A good villain is driven by the same drives as any other human is, just lacking a sense of judgement. For example, let’s use Mother Gothel from Tangled. She grows to genuinely care about Rapunzel, but doesn’t want to grow old and die. If she had been able to come to an understanding that would give Rapunzel more freedom but still provide the magic needed to sustain Gothel’s life, the main conflict wouldn’t have happened.
Dr. Horrible wants to rule the world and fix all of its problems, and impress the girl he has a crush on while he’s at it. Captain Hammer literally cannot feel pain and thus doesn’t have any capacity for empathy with the people he’s beating up. Both do some mildly evil things, but it’s all basically a game of one-upmanship. Things only escalate out of control when Captain Hammer makes it clear to Dr. Horrible that he’s only dating Horrible’s crush to make Horrible jealous, which pisses him off enough to bring a Death Ray to their next meeting, to end things once and for all.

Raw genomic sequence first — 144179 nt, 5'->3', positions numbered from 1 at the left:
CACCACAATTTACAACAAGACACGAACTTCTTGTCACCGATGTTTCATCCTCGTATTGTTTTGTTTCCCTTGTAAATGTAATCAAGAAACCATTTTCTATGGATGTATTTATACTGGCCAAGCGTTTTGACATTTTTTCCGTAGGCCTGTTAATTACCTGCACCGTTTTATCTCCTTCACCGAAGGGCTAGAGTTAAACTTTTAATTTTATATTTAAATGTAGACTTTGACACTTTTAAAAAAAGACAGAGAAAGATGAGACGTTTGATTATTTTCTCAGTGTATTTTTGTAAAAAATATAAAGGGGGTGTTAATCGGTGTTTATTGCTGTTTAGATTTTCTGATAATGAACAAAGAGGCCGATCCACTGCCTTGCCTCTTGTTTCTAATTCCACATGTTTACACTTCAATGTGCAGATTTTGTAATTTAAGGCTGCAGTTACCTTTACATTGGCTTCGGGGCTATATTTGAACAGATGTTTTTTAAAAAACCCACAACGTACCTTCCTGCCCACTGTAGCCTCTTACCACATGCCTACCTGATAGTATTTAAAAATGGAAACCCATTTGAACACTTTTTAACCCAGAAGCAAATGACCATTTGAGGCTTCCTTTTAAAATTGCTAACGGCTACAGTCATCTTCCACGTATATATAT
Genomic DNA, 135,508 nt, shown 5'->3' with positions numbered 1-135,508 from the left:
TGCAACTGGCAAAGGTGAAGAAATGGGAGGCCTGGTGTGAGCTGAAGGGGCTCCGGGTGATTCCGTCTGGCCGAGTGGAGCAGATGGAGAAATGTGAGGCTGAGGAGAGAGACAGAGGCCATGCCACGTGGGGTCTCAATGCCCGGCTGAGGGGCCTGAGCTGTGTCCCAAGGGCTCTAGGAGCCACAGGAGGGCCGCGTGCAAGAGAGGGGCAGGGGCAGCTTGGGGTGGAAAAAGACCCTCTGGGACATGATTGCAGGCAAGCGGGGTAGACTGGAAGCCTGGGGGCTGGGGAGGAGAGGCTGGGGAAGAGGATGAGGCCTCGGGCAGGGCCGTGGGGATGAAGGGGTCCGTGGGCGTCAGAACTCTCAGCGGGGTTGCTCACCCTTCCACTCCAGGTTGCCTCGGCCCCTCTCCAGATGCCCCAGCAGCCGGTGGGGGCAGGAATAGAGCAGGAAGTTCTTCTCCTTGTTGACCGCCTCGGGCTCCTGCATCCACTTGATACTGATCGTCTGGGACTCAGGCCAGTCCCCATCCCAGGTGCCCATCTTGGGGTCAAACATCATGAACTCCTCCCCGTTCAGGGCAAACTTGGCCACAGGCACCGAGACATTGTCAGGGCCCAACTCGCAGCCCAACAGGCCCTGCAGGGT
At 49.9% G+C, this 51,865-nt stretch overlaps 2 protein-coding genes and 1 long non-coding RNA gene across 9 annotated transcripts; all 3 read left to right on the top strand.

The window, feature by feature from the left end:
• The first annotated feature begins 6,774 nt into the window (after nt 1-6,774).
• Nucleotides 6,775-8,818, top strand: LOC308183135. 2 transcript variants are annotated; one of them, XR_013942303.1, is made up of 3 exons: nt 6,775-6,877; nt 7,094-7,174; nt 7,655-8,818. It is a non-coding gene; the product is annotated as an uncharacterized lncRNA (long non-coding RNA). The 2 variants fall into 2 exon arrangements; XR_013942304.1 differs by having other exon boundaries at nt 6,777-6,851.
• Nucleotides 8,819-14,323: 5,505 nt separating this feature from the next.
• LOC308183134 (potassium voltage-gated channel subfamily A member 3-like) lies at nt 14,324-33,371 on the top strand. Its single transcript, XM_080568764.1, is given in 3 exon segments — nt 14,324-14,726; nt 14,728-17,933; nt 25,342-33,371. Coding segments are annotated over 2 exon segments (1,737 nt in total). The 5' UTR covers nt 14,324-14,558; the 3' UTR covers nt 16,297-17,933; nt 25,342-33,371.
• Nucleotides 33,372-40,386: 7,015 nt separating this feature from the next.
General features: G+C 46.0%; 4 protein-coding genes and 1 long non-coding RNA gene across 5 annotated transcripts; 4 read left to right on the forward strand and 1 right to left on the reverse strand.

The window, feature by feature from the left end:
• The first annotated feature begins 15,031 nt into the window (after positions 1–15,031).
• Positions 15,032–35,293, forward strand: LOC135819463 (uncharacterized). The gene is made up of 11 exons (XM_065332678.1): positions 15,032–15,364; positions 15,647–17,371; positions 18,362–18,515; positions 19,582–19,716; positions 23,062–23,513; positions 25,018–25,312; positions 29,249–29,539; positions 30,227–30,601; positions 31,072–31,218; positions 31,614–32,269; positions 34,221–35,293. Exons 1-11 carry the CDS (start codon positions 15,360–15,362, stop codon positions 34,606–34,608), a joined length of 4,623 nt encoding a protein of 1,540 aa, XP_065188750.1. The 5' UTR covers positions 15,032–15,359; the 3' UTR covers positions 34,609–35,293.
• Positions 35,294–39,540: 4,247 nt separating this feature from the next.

On the other hand, we have Senator Palpatine from Star Wars, who wants to take over the galaxy (but why?) and exterminate the Jedi (but why?) and brutally suppress rebellion and dissent (but why?!). Palpatine does these things because he’s evil, and those are the things that evil people do. We’re not given any more insight into his motives.
Similarly, Voldemort from Harry Potter. His desire to live forever is understandable, but why the Death Eaters? (The fanfic Harry Potter and the Methods of Rationality had an intriguing answer to this question, but it’s not canon, obvs.)
A good villain is the difference between a good story and a great story, and there are far too few of them out there.